In case you missed the discussion about this, I should let you know that this post begins an irregular series about getting the most out of the camera that you already own (which is the cheapest one you can use!).
I’m not the world’s most highly accomplished photographer, so there are a lot of people out there who are likely more qualified to teach on this subject than I am.
But I’ve learned a lot of things over the past 3-4 years that have been really helpful to me, and I’m sharing them in the hope that my suggestions will help you to make the most of your camera (and I promise none of my suggestions will be the sort that cost a bunch of money. Most, if not all of them will be free).
Using Outside Light
If you have a not-so-great camera, one of the best things you can do is to go outside. Even cameras that are probably better fit to be a paperweight than a camera can usually take somewhat decent pictures outside.
There really is nothing like natural light, and it’s easiest to take advantage of it by going outside (as opposed to using natural light that comes through a window).
However, when you are using natural, outdoor light, you need to be a little bit picky about it. Most people think that shooting at high noon under broad daylight will produce lovely pictures. In actuality, high noon is about the last time you want to take pictures(unless it’s cloudy out).
When the sun is high overhead, it produces some very harsh light that will cast funky shadows under your subject’s eyes and will sometimes make portions of the picture too bright.
Here’s a picture I took of Sonia in the early afternoon. See the icky shadows underneath her eyes?
I didn’t ask her to make a bad face. She just did that because the sun was so bright. That’s another good reason to avoid shooting under full sun…it makes your subjects squint.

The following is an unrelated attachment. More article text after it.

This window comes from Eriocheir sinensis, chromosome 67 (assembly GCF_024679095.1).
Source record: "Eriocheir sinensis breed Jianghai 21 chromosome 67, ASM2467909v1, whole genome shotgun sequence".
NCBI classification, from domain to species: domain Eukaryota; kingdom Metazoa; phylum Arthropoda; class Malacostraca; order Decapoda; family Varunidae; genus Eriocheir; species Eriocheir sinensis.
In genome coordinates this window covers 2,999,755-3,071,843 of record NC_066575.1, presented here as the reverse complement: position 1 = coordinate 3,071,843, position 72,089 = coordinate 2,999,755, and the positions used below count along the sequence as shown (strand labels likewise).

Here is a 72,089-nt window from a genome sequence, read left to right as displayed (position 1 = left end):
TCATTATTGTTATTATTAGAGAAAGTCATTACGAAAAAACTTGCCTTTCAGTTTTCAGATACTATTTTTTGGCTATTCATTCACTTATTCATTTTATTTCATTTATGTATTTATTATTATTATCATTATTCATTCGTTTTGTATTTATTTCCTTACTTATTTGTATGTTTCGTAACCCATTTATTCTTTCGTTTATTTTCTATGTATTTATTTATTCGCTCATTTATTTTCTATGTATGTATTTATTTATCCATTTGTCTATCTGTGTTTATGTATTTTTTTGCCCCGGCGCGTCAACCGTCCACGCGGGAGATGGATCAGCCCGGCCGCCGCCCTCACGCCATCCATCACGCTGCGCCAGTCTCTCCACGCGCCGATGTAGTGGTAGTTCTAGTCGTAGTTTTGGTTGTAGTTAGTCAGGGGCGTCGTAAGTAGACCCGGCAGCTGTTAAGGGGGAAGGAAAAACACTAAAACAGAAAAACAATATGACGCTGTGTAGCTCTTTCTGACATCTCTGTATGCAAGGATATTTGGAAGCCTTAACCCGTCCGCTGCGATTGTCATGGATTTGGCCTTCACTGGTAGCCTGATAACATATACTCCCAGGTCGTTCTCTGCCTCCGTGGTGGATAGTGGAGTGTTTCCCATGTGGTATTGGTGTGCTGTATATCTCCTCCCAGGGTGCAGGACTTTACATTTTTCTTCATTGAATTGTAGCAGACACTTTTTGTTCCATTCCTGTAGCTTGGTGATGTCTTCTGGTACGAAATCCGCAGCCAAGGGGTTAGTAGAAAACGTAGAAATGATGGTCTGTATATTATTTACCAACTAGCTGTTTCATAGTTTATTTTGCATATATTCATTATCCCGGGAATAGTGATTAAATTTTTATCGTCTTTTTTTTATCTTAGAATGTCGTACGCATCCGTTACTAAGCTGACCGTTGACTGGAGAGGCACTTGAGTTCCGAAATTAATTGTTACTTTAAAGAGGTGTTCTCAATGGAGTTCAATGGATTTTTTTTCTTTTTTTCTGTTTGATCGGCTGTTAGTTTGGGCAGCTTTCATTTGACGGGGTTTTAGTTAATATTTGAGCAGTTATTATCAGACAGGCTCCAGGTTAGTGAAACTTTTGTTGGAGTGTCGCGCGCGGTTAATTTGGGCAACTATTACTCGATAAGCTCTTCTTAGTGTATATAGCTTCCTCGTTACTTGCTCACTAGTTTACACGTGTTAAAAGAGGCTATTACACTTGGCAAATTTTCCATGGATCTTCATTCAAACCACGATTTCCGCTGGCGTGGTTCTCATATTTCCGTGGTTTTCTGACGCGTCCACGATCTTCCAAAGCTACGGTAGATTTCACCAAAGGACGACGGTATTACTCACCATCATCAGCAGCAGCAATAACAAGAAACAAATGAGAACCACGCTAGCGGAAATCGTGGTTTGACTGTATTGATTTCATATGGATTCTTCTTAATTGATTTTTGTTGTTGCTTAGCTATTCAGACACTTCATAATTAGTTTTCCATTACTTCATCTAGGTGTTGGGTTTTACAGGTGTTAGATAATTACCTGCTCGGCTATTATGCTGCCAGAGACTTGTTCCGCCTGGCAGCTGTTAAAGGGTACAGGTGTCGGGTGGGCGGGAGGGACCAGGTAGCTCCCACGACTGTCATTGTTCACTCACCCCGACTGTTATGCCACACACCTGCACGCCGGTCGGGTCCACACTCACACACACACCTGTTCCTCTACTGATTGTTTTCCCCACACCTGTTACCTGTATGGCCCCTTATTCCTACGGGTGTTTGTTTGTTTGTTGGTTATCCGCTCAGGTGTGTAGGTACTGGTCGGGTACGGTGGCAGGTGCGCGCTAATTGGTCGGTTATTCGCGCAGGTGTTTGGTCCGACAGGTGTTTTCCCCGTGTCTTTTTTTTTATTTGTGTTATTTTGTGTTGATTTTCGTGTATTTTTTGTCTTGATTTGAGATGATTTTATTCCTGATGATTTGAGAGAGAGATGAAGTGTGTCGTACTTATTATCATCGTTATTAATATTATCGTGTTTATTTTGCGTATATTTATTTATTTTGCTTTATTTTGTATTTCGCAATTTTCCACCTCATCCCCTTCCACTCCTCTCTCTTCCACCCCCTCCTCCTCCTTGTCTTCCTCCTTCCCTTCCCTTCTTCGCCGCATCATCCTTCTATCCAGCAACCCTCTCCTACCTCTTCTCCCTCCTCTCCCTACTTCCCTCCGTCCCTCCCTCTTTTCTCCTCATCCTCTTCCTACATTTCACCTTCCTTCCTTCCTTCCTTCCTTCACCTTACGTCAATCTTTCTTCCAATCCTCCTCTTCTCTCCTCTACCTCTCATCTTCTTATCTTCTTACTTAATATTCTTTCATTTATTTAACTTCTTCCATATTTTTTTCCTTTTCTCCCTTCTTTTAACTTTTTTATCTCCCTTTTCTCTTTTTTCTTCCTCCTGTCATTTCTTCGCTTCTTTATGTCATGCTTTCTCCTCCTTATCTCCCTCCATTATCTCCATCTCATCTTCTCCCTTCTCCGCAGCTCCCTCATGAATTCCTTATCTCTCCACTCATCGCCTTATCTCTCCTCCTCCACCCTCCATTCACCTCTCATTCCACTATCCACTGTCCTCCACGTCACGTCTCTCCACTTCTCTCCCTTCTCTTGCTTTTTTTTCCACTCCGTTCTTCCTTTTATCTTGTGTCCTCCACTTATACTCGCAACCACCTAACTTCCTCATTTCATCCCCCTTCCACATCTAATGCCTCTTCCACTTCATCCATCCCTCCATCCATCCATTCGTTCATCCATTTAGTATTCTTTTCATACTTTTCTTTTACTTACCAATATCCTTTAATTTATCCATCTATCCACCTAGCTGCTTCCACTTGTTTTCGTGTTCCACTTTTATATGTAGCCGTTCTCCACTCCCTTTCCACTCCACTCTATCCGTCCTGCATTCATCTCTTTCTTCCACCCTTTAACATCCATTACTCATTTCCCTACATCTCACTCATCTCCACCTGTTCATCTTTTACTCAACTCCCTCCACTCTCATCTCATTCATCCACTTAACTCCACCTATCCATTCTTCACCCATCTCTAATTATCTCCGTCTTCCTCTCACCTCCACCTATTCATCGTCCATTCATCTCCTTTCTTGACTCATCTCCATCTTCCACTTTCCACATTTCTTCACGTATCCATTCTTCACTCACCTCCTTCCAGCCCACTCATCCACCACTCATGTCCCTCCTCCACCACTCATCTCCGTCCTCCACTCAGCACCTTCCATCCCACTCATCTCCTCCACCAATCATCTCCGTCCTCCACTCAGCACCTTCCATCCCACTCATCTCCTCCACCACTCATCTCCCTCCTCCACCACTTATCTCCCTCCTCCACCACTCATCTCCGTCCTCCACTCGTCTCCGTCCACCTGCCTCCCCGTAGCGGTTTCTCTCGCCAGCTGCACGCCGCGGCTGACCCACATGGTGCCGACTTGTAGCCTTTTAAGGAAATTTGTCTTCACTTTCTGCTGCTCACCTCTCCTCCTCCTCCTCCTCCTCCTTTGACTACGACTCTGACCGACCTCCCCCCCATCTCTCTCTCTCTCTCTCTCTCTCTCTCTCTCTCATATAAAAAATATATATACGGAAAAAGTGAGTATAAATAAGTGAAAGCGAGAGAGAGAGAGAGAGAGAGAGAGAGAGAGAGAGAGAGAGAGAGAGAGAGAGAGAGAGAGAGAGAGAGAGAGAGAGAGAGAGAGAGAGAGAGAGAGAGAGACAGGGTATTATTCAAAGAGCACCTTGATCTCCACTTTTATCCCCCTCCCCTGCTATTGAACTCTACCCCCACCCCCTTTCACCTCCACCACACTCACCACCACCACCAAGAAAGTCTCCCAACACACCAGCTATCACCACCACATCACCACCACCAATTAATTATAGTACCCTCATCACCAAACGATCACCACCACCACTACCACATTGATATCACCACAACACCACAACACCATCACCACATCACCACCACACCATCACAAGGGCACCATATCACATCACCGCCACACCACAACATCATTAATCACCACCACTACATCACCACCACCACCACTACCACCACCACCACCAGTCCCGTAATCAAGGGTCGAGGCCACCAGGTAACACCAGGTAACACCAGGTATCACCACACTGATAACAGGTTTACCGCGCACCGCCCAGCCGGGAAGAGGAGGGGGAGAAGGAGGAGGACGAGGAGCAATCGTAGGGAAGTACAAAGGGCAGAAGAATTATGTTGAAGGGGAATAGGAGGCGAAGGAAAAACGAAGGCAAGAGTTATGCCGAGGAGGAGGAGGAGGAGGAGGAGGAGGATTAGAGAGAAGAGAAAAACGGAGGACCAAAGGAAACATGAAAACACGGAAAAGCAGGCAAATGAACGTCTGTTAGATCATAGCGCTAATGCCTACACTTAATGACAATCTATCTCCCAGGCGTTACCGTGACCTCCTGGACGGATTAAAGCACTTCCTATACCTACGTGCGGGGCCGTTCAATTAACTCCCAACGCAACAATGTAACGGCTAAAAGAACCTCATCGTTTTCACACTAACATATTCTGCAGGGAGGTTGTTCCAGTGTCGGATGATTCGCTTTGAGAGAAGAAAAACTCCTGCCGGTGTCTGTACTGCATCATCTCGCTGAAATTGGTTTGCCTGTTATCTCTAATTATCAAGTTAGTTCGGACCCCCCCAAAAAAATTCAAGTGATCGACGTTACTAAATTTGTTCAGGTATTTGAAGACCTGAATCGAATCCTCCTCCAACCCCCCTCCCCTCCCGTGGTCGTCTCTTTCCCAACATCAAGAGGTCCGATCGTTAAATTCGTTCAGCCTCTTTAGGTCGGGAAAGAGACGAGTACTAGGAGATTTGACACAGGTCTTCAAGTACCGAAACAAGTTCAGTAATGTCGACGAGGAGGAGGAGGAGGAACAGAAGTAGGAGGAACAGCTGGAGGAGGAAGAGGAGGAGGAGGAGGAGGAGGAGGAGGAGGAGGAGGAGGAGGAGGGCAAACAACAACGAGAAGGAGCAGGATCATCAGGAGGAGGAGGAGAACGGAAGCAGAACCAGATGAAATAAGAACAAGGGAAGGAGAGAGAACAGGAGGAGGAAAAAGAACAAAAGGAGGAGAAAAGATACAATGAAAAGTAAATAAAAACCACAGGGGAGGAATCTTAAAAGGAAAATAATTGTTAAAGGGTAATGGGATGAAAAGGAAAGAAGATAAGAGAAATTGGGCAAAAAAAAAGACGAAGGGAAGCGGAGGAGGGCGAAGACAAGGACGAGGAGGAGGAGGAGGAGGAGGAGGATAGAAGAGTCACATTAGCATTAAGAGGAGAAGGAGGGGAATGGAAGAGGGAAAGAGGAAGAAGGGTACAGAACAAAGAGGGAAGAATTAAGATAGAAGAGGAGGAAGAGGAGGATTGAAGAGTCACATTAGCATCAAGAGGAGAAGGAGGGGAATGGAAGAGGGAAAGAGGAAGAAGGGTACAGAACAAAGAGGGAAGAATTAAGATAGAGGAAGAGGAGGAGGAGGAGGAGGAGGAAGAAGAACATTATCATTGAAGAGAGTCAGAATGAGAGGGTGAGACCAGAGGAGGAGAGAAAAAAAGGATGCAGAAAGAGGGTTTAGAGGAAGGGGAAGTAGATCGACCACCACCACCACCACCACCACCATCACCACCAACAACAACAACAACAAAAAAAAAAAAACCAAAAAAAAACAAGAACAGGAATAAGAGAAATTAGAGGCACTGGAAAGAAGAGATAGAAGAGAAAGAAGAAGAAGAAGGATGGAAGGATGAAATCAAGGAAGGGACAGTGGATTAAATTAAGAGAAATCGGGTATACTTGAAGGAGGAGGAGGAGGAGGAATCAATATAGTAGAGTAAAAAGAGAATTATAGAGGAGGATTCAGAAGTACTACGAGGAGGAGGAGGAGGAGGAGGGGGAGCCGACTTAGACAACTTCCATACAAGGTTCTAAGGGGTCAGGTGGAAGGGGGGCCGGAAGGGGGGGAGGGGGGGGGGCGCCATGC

Here’s another picture of her taken just a few minutes later but in the shade. See how there are no harsh shadows on her face now? and you can actually see her tank top, whereas in the above picture, it’s so bright you can hardly see the neckline of it.
Plus, since the sun wasn’t so bright, she could actually look straight at the camera.
Here’s Zoe in the sunshine:
And here’s Zoe in the shade. You can see the same thing here…the light is much softer, so the dark shadows are gone.
If you don’t have any shade available, another option is to try to take pictures earlier in the day or later in the day, when the sun is not directly overhead. Usually the light is better before 11:00 am and after 4:00 pm.
Here’s a picture of Sonia in the exact same spot as the first picture. The only difference is that it was taken in the late afternoon when the sun was a little lower in the sky.
And, as I mentioned earlier, an overcast day can provide very nice light for pictures…because the sun is behind the clouds, the light tends to be very even and soft, which is perfect for pictures. I took this picture of Zoe on a really cloudy day, actually (with my old point and shoot, no less).
Unless you’re living in the southern hemisphere, you should currently be experiencing weather that’s conducive to outdoor photography (unlike, say, January weather!).
So, head outside, especially in the cooler mornings and evenings (isn’t it wonderful that the temperatures are pleasant while the light is nice??) and see what your camera can do.